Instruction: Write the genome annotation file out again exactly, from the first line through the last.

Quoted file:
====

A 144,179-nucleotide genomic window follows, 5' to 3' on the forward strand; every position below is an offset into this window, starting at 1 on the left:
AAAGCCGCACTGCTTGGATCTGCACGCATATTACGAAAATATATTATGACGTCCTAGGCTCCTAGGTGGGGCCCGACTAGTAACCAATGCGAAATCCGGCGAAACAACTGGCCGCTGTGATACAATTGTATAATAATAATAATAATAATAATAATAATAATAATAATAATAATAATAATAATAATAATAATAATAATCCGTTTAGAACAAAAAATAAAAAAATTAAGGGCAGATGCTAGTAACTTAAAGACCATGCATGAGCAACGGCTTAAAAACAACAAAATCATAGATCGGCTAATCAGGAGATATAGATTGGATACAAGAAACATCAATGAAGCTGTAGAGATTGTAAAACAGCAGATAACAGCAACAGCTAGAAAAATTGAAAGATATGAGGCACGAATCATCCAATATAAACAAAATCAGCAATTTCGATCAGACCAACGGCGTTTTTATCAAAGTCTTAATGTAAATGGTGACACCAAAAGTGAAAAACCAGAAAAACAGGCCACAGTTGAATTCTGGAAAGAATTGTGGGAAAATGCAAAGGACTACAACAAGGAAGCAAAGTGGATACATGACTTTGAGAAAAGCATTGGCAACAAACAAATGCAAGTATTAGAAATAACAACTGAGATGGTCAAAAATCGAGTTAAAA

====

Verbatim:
A 144,179-nucleotide genomic window follows, 5' to 3' on the forward strand; every position below is an offset into this window, starting at 1 on the left:
AAAGCCGCACTGCTTGGATCTGCACGCATATTACGAAAATATATTATGACGTCCTAGGCTCCTAGGTGGGGCCCGACTAGTAACCAATGCGAAATCCGGCGAAACAACTGGCCGCTGTGATACAATTGTATAATAATAATAATAATAATAATAATAATAATAATAATAATAATAATAATAATAATAATAATAATAATCCGTTTAGAACAAAAAATAAAAAAATTAAGGGCAGATGCTAGTAACTTAAAGACCATGCATGAGCAACGGCTTAAAAACAACAAAATCATAGATCGGCTAATCAGGAGATATAGATTGGATACAAGAAACATCAATGAAGCTGTAGAGATTGTAAAACAGCAGATAACAGCAACAGCTAGAAAAATTGAAAGATATGAGGCACGAATCATCCAATATAAACAAAATCAGCAATTTCGATCAGACCAACGGCGTTTTTATCAAAGTCTTAATGTAAATGGTGACACCAAAAGTGAAAAACCAGAAAAACAGGCCACAGTTGAATTCTGGAAAGAATTGTGGGAAAATGCAAAGGACTACAACAAGGAAGCAAAGTGGATACATGACTTTGAGAAAAGCATTGGCAACAAACAAATGCAAGTATTAGAAATAACAACTGAGATGGTCAAAAATCGAGTTAAAA